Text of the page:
Fixing Guide

Slating is a specialist trade and it takes many years of training and experience to become a competent slater. To the untrained eye, it is difficult to spot work of an inexperienced roofer until it is too late.

For a detailed description of the process of slating, reference should be made to BS 5534: 2003 Codes of Practice for Slating and Tiling. However, the following checklist should provide you with a few pointers to ensure you achieve a satisfactory finished roof:

Pitch and Size

Check roof pitch and make sure that the correct size slate and lap are used.


The proper grading and selection of slates is extremely important to achieve a neat and attractive finish. All slates must be sorted regardless of what grade they are. The Best grade are more consistent, but will still have to be put into at least 3 separate thicknesses. Any twisted or broken slates should be set aside for cutting down as under-eaves, tops etc. Make sure sufficient room is available on site to enable sorting to be done.

Marking Out

It is critical that the roof is marked out. If the slates are laid "free hand" then it is very likely the lines will be not be straight. A chalk line running from top to bottom for every third row is a sufficient mark to work to.

Eaves Course

The under-eave slate should be cut to the correct length, for example, a 500x250 slate laid to a 75mm headlap should be cut to 288mm long, (gauge + lap). A common short cut is not to cut the full slate but to turn it around and lay it along its length; the under-eave will be 250mm rather than 288mm and could well cause problems. The under-eave should be laid "back to front" although not critical; it gives a neater appearance and is a good indication of a trained Slater.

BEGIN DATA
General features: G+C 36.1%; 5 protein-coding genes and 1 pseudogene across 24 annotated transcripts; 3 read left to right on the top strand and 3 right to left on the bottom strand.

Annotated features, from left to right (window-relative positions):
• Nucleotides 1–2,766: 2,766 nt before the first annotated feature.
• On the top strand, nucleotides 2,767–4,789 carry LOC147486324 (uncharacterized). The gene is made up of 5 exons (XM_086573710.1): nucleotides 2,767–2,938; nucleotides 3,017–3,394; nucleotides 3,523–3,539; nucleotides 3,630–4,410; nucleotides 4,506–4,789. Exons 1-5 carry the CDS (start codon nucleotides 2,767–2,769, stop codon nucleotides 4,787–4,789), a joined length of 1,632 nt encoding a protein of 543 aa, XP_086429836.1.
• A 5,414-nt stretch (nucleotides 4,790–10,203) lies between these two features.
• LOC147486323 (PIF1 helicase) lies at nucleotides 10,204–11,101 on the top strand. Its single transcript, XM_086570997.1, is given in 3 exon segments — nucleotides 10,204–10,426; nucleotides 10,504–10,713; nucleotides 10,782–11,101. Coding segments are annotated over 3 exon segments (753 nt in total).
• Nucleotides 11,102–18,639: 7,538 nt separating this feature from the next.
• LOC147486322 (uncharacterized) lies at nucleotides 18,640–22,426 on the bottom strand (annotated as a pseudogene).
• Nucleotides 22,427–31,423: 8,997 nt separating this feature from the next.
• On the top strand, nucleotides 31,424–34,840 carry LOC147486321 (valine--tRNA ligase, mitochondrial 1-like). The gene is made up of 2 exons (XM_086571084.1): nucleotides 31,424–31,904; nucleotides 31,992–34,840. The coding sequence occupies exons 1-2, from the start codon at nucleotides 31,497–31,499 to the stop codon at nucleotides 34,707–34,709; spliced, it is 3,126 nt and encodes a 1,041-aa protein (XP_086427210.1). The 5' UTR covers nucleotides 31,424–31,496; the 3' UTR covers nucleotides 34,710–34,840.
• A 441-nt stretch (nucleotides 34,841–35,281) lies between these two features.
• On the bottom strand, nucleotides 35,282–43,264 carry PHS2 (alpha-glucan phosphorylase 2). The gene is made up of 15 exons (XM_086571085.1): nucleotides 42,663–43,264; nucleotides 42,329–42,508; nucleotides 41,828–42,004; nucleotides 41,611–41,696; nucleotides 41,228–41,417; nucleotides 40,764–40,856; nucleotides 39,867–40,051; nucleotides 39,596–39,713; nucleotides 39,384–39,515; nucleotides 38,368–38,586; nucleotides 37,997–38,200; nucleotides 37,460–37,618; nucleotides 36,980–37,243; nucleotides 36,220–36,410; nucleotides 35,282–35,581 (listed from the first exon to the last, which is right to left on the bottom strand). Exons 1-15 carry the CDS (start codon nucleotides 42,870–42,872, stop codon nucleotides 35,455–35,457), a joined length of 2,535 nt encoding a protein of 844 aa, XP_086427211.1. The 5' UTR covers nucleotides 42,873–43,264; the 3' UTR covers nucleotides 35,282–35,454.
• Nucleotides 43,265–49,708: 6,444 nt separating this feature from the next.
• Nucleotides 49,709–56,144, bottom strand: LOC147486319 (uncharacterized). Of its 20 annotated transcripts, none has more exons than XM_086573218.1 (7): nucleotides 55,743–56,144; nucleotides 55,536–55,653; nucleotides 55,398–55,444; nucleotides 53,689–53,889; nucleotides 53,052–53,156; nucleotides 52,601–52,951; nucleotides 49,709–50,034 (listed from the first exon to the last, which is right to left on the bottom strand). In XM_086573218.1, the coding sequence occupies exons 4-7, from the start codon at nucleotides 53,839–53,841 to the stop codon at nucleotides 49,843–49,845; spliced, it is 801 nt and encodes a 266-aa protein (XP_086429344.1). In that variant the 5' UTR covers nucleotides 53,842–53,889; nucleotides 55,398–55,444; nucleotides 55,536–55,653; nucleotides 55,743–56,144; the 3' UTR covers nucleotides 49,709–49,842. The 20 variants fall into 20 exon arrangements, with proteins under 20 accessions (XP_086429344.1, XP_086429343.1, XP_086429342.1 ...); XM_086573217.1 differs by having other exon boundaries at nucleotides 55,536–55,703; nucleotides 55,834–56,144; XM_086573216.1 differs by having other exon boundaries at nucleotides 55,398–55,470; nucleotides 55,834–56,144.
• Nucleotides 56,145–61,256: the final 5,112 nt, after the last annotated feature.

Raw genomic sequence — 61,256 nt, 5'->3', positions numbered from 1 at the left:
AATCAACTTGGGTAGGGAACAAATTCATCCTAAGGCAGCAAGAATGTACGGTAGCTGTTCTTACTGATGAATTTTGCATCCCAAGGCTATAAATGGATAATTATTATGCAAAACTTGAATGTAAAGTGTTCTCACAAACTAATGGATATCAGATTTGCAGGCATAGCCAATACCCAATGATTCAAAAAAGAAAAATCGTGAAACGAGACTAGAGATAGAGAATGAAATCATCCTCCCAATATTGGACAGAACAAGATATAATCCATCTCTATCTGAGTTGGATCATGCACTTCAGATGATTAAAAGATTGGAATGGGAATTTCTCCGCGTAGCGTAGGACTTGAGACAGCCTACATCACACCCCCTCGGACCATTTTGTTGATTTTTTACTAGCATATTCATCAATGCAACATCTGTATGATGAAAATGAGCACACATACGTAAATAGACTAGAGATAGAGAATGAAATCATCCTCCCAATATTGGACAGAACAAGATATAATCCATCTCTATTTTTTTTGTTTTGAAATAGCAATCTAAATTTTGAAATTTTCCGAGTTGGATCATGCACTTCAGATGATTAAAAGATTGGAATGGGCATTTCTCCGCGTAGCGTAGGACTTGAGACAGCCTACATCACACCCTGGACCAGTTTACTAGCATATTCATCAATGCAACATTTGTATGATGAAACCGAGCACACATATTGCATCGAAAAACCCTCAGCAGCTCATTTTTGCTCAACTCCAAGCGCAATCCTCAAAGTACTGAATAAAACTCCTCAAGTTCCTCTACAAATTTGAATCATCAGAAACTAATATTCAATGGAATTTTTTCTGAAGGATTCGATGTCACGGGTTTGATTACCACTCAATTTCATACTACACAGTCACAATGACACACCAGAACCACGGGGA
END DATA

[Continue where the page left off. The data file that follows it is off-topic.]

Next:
Laying Slates

If the slate has been sorted and the roof marked out properly, then laying the slate is straight forward. However, the recent trend is to forklift a pallet on to the scaffold and lay the slates straight out of the pallet without grading. It is unlikely to achieve satisfactory finish this way.

When laying slates, if they do not lay flat, sometimes it helps to crop off one corner or both corners, where they sit on the batten. If that does not remedy the situation, don't lay it, it will not flatten out over the time. Either, use the slate as a cut elsewhere, or don't fix it at all. Wastage will be about 4 to 5% on Best grade slates and up to double that on Second grade.

Broken Slates

Slates should not be walked on. Fixed slates may also get broken by other trades accessing the roof. We recommend slates should be replaced using a stainless steel slate hook of the appropriate size, not stuck down with adhesive as they will very likely fall out over time.

Cutting Slates, Valleys and Hips

Slates should be cut with proper slating tools; Slates should not be cut too small, the narrowest part at the head or the tail should be no less than 50mm, to enable a proper fixing. If this cannot be achieved, then a slate and half must be used.

For further information please contact the Technical department or download the Slate Fixing Guide.

For information on Hook Fixing please contact the Technical department.

For any other technical literature please check the Technical Library.

All in all, natural slate is the most aesthetically pleasing, reliable and cost effective roof covering to use.